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Businesses Find That Win 7 Saves Time, Money

By - Source: Tom's Hardware US | B 33 comments

Or money and money, if you will.

Windows 7 launches in all mainstream markets tomorrow, but some organizations have been using the new OS for quite some time now. After all, the finalized RTM code has been floating around since July.

Interestingly, early adopters in the enterprise space are already seeing appreciable gains from the new OS, finding that Windows 7 saves both time and money. (Considering the belief that time is money, then does that mean that Windows 7 saves money and money?)

Saving money:
As described in a Computerworld report, Pella Corp., a window and door maker in Des Moines, used the group policy controls in Windows 7 to help better manage power use. By using group policy features, the company noticed significant power savings. In fact, the company's IT director conservatively estimated that the use of Windows 7 will result in about $20,000 in annual power savings once the OS is deployed fully throughout the business.

Saving time:
Energizer, the battery company with that pink bunny, has been running a Windows 7 pilot program. Randy Benz, CIO of Energizer, said Windows 7 boots up about 80 percent faster than XP.

"We're seeing a radical change from what we're experiencing with XP," said Benz. "My pet peeve is boot-up time with XP. It seems the longer you use it, the worse it gets."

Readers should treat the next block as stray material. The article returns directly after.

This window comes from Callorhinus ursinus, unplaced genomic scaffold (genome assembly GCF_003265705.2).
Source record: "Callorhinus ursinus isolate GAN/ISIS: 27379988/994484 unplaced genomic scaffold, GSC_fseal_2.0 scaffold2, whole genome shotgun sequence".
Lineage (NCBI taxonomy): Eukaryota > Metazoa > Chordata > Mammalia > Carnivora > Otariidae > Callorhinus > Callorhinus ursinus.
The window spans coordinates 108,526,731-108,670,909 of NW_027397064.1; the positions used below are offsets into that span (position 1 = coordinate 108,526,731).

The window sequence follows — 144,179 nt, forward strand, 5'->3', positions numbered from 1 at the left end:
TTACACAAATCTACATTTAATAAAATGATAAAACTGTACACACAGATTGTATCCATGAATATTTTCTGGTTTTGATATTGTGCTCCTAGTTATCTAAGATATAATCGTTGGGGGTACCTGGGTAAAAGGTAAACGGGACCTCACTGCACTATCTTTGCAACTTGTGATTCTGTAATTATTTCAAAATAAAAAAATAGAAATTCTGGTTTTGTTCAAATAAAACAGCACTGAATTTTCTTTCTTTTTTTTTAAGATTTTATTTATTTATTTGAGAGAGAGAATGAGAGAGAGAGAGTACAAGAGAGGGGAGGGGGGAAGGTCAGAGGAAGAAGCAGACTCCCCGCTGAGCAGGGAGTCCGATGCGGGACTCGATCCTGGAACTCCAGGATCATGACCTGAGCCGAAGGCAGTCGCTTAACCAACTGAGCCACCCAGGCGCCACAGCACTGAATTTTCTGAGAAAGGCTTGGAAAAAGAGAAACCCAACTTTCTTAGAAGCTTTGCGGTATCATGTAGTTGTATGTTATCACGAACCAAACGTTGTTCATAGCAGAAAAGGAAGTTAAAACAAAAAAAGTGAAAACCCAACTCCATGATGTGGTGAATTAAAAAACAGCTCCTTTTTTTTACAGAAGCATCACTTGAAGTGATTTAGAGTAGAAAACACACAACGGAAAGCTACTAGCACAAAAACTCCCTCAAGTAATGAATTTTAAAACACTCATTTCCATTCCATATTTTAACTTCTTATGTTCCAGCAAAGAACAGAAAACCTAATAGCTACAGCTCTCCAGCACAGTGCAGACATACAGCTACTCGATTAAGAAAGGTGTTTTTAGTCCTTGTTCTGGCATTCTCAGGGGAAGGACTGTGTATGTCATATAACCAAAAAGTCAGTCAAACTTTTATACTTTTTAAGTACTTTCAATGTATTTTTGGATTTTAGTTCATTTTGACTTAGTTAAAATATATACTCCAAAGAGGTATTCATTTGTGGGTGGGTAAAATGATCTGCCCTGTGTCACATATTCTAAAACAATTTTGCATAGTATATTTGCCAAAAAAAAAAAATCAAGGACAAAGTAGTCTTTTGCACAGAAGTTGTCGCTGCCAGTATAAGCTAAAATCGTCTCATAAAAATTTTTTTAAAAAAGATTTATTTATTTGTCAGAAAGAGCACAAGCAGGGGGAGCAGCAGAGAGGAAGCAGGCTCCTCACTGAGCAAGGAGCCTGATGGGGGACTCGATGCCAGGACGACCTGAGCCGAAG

Other IT managers pointed out that new screen management capabilities, such as Aero Peek and other taskbar features, could also help call center employees cut down on time spent per call.

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  • 11 Hide
    outacontrolpimp , October 21, 2009 11:28 PM
    Quote:
    "We're seeing a radical change from what we're experiencing with XP," said Benz. "My pet peeve is boot-up time with XP. It seems the longer you use it, the worse it gets."



    the longer you use windows 7 the slower it gets too :( 
Other Comments
  • 0 Hide
    Shnur , October 21, 2009 11:23 PM
    yeah I was actually really looking into our company adopting it... although it's still not awesome to make it run on P4's.... which is what my company uses as computers... interesting to see in the long term though.
  • 11 Hide
    outacontrolpimp , October 21, 2009 11:28 PM
    Quote:
    "We're seeing a radical change from what we're experiencing with XP," said Benz. "My pet peeve is boot-up time with XP. It seems the longer you use it, the worse it gets."



    the longer you use windows 7 the slower it gets too :( 
  • 4 Hide
    skine , October 21, 2009 11:31 PM
    Shnuryeah I was actually really looking into our company adopting it... although it's still not awesome to make it run on P4's.... which is what my company uses as computers... interesting to see in the long term though.

    You could follow IBM's lead and switch to Ubuntu.
  • 4 Hide
    Aoster87 , October 22, 2009 12:06 AM
    I just hope my college's computer labs running Pentium D / Core 2 machines will finally switch out of XP.
  • 5 Hide
    Honis , October 22, 2009 12:08 AM
    If only I could get my company to upgrade...
  • 4 Hide
    ricardok , October 22, 2009 12:16 AM
    I'm on 7 since the beta came out. The boot time does deteriorate just like XP/Vista, but way slower. On XP you would have to do a fresh install every 8 to 12 months. On vista, every 15 to 18 months. On 7? Well, not so sure yet.